Illustration to accompany "Any Day..Any Minute..Any Second" Copyright (c) 2017. Bradley K. McDevitt. Used under license.

Any Day…Any Second…Any Minute

Story by William Blick

Illustration by Bradley K. McDevitt

Any day…any minute…any second…that front door will be rattled. I’m down in the basement, see. My folks are up in the den. Dad loves watching Gunsmoke. Mom’s crocheting. I’m down here with a fifth. Not even the Scottish spirits can calm my nerves. I’m sweating….every now and then I retch…or puke. Damn, can’t eat nothing.

Sal Gaggagio and his boys know what I’ve been up to. They know I’ve been skimming. Gotta admit that I knew somehow I’d get caught. Guess was a passive suicidal thing. But now here this thing is upon me. I wish I could talk to Dad. Don’t want to worry him. He’s gonna be 86 this year. I don’t know if I will make it till then. He’s still off in the clouds about Korea. Mom, she does her best. My brothers are gone. One became a monk at St. Paul’s. The other is a business man in Dallas. I was the fool. Trying to make an extra buck without the sweat. Wish I was a salesman, a cop, a lawyer. Now I’m nothing.

Gaggagio thinks nothing of hacking you up. Your family too. When I was a kid, my pop shielded me from the bad. Seems like I invited it in. Only hope they go for me only, and not Mom and Pop. They don’t deserve this. God, I wish I could tell him. Don’t think he would understand, Pop. I know that he knew I was up to no good all these years. He instilled values and morals and I spat on them. Does anyone remember redemption? I pray to Christ. I try to be one with another power. This is a foxhole prayer. I hold onto the old .38 with all my might. This is my rosary.

I was shacked up with Terry all these years. Till she had enough of my drunken escapades and kicked me out. That’s how I landed back in the basement. Mom and Dad would never turn me away. I swill from the bottle. Don’t grace the poison with a glass. Maybe I take the rest of these Seconals and drift away. Save mom and dad the pain. God, Dad I could use your gentle hand on my shoulder now. But they are gone away even though they are upstairs. I have to let them go. Not involve them. I could run away. Go on the road. But what would be the point? They would catch up with me in a heartbeat…or go after Mom and Dad to find out where I’ve went.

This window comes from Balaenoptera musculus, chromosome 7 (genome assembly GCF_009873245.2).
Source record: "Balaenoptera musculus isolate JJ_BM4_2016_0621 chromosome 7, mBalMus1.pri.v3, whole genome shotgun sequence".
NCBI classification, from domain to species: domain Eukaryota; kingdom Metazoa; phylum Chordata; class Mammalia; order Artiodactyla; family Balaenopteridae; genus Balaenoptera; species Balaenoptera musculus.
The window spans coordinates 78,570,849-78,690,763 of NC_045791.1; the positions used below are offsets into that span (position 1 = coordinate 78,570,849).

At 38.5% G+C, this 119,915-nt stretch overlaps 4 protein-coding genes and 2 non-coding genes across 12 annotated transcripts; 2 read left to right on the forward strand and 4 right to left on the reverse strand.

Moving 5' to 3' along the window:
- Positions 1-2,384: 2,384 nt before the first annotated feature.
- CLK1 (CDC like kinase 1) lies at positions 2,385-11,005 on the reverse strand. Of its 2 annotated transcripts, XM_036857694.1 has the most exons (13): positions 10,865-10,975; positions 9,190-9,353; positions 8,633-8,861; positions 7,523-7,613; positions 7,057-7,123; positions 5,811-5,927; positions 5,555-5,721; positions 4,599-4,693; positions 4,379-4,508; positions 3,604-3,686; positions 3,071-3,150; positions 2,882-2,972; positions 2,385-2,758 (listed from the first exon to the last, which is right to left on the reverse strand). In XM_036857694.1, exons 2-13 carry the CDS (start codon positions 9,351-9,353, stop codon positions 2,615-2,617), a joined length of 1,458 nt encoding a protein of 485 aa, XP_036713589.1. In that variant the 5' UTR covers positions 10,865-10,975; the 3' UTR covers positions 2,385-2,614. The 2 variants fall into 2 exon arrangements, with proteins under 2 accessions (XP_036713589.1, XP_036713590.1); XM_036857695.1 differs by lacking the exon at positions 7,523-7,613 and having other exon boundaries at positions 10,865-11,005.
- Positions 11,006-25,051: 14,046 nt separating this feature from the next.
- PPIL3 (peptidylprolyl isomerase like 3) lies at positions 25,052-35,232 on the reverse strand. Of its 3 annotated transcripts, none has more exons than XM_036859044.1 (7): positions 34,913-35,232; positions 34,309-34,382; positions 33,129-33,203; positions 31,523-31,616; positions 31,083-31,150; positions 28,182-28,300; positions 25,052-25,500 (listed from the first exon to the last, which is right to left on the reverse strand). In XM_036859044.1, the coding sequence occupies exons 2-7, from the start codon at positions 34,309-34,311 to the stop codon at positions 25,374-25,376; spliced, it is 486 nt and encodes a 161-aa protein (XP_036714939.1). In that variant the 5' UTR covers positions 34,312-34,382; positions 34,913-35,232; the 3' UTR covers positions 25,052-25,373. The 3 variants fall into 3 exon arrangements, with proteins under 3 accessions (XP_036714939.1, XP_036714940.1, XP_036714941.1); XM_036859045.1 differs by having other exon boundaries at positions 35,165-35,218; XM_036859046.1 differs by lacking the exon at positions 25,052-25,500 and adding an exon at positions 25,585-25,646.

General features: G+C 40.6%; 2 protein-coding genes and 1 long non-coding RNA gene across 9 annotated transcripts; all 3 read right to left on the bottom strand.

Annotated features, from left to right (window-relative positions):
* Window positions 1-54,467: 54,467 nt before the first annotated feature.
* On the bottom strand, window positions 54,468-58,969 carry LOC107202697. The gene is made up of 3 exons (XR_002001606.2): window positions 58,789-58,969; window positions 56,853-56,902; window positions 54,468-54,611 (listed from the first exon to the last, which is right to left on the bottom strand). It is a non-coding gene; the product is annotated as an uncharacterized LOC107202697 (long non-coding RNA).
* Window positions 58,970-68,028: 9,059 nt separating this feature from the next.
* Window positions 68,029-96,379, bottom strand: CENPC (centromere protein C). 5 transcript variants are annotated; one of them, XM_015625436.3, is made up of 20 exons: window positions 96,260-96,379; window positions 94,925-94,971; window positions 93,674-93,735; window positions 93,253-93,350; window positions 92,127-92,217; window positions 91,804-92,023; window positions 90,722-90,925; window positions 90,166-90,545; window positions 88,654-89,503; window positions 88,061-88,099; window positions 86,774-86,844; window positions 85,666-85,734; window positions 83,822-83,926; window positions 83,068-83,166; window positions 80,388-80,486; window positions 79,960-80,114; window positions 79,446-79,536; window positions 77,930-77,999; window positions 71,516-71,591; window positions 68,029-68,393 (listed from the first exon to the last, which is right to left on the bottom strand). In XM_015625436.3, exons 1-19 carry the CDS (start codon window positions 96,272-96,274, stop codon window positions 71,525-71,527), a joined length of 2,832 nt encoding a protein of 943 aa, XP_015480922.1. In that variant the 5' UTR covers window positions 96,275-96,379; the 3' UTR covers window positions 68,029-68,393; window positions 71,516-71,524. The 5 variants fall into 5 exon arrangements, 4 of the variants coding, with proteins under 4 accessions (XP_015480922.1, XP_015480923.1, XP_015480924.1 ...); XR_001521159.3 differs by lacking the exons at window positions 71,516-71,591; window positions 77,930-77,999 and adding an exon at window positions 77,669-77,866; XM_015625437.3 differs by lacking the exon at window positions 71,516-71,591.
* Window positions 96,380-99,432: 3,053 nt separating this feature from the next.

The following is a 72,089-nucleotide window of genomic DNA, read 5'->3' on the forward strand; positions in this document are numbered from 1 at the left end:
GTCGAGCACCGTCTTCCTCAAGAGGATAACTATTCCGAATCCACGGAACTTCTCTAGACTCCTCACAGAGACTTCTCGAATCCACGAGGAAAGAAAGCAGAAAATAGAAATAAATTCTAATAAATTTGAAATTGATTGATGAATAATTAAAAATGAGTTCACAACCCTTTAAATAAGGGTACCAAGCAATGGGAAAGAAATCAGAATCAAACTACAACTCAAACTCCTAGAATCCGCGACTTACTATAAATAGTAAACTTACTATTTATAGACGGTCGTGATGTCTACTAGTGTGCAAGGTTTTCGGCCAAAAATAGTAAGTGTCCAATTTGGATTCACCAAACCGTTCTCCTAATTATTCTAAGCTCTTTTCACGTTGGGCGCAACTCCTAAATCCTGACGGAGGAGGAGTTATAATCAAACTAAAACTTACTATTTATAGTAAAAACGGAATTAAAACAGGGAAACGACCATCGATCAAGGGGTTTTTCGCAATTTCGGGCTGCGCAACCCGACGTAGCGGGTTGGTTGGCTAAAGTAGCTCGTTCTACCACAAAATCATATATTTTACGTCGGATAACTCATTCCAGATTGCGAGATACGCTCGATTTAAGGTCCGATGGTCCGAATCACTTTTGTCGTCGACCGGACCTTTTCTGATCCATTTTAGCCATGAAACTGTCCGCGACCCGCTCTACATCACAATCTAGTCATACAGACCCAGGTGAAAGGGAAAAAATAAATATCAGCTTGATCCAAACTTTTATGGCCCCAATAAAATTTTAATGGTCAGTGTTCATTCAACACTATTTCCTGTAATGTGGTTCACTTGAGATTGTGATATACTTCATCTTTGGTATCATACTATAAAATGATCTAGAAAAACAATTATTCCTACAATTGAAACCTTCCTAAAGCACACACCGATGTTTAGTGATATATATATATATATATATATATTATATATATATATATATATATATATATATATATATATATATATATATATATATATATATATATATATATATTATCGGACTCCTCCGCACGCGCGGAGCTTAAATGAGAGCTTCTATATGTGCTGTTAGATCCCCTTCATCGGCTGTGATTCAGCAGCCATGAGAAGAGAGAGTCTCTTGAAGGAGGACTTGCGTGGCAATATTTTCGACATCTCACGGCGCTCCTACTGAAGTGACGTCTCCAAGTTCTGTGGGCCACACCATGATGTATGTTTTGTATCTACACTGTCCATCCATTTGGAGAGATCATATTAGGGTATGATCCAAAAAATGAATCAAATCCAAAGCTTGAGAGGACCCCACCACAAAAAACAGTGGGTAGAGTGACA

Any day…any minute… any second. It’s 10:30 pm and Mom and Dad are dozing in the den with some frozen dinners on the television tray. A banging comes at the front door. I can hear it from the basement. Mom and Dad are hard of hearing. The banging gets louder. My heart goes up in my throat. I know if they wanted to kill me, I would be dead. There would be no knock at the front door. I go upstairs and to the peep whole. It’s some cop I have never seen before. Maybe this wasn’t Gaggagio’s crew. They would have caught me on my way to the liquor store or to get cigarettes. I grab the pistol and stick in my pants.

I open the latch on the door and stand there staring at this cop. He has dark black hair and bright blue eyes. His hair is spiked with extra-hold hair gel. His uniform is crisp, crisp like it hadn’t been worn before. I have my hand on the pistol.

“Do you have a Honda Civic?” he asks.

“Yeah,” I say.